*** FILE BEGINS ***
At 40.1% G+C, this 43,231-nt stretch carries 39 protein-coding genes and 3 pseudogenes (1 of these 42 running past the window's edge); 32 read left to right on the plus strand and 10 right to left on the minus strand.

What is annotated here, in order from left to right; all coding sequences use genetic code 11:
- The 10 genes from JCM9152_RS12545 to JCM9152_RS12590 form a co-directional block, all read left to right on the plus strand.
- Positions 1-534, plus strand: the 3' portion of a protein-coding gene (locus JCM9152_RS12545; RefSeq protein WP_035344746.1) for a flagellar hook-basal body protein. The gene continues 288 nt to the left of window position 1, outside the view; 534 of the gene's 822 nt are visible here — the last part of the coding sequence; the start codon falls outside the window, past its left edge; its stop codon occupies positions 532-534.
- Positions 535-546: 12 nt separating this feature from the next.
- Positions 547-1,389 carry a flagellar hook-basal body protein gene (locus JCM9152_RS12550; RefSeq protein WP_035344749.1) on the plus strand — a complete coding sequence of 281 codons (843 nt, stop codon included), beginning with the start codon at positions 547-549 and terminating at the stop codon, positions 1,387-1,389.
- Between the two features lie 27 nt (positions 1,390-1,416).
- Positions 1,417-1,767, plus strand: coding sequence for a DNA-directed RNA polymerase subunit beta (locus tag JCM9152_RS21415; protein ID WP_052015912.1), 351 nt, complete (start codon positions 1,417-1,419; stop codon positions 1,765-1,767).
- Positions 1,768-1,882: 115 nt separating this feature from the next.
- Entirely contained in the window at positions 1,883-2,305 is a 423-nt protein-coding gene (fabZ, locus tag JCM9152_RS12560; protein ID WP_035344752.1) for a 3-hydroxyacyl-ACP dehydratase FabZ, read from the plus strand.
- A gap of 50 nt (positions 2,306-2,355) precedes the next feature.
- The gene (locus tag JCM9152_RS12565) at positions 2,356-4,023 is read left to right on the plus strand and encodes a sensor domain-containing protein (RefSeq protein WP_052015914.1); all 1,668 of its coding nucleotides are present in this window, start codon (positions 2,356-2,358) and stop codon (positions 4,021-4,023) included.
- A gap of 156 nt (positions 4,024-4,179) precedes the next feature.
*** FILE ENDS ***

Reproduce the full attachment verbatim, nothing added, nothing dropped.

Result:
At 40.1% G+C, this 43,231-nt stretch carries 39 protein-coding genes and 3 pseudogenes (1 of these 42 running past the window's edge); 32 read left to right on the plus strand and 10 right to left on the minus strand.

What is annotated here, in order from left to right; all coding sequences use genetic code 11:
- The 10 genes from JCM9152_RS12545 to JCM9152_RS12590 form a co-directional block, all read left to right on the plus strand.
- Positions 1-534, plus strand: the 3' portion of a protein-coding gene (locus JCM9152_RS12545; RefSeq protein WP_035344746.1) for a flagellar hook-basal body protein. The gene continues 288 nt to the left of window position 1, outside the view; 534 of the gene's 822 nt are visible here — the last part of the coding sequence; the start codon falls outside the window, past its left edge; its stop codon occupies positions 532-534.
- Positions 535-546: 12 nt separating this feature from the next.
- Positions 547-1,389 carry a flagellar hook-basal body protein gene (locus JCM9152_RS12550; RefSeq protein WP_035344749.1) on the plus strand — a complete coding sequence of 281 codons (843 nt, stop codon included), beginning with the start codon at positions 547-549 and terminating at the stop codon, positions 1,387-1,389.
- Between the two features lie 27 nt (positions 1,390-1,416).
- Positions 1,417-1,767, plus strand: coding sequence for a DNA-directed RNA polymerase subunit beta (locus tag JCM9152_RS21415; protein ID WP_052015912.1), 351 nt, complete (start codon positions 1,417-1,419; stop codon positions 1,765-1,767).
- Positions 1,768-1,882: 115 nt separating this feature from the next.
- Entirely contained in the window at positions 1,883-2,305 is a 423-nt protein-coding gene (fabZ, locus tag JCM9152_RS12560; protein ID WP_035344752.1) for a 3-hydroxyacyl-ACP dehydratase FabZ, read from the plus strand.
- A gap of 50 nt (positions 2,306-2,355) precedes the next feature.
- The gene (locus tag JCM9152_RS12565) at positions 2,356-4,023 is read left to right on the plus strand and encodes a sensor domain-containing protein (RefSeq protein WP_052015914.1); all 1,668 of its coding nucleotides are present in this window, start codon (positions 2,356-2,358) and stop codon (positions 4,021-4,023) included.
- A gap of 156 nt (positions 4,024-4,179) precedes the next feature.